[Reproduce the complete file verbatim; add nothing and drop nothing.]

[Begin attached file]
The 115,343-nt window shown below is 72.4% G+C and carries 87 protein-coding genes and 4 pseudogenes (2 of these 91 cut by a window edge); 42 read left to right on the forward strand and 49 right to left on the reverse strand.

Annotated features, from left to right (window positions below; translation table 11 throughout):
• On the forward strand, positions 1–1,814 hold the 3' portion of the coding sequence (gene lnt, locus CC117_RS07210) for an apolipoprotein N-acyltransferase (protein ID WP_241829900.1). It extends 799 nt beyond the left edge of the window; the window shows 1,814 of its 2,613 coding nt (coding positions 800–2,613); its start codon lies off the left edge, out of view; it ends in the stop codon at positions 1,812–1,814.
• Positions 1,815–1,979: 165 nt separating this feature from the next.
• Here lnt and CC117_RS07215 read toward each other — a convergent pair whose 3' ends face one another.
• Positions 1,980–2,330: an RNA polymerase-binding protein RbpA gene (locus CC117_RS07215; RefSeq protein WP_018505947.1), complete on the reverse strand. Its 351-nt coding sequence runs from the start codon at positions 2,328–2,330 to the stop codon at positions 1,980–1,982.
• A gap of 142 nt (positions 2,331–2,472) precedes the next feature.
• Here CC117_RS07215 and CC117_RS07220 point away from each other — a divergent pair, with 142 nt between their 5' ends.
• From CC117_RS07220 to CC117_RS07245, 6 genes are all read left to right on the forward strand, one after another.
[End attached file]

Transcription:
The 115,343-nt window shown below is 72.4% G+C and carries 87 protein-coding genes and 4 pseudogenes (2 of these 91 cut by a window edge); 42 read left to right on the forward strand and 49 right to left on the reverse strand.

Annotated features, from left to right (window positions below; translation table 11 throughout):
• On the forward strand, positions 1–1,814 hold the 3' portion of the coding sequence (gene lnt, locus CC117_RS07210) for an apolipoprotein N-acyltransferase (protein ID WP_241829900.1). It extends 799 nt beyond the left edge of the window; the window shows 1,814 of its 2,613 coding nt (coding positions 800–2,613); its start codon lies off the left edge, out of view; it ends in the stop codon at positions 1,812–1,814.
• Positions 1,815–1,979: 165 nt separating this feature from the next.
• Here lnt and CC117_RS07215 read toward each other — a convergent pair whose 3' ends face one another.
• Positions 1,980–2,330: an RNA polymerase-binding protein RbpA gene (locus CC117_RS07215; RefSeq protein WP_018505947.1), complete on the reverse strand. Its 351-nt coding sequence runs from the start codon at positions 2,328–2,330 to the stop codon at positions 1,980–1,982.
• A gap of 142 nt (positions 2,331–2,472) precedes the next feature.
• Here CC117_RS07215 and CC117_RS07220 point away from each other — a divergent pair, with 142 nt between their 5' ends.
• From CC117_RS07220 to CC117_RS07245, 6 genes are all read left to right on the forward strand, one after another.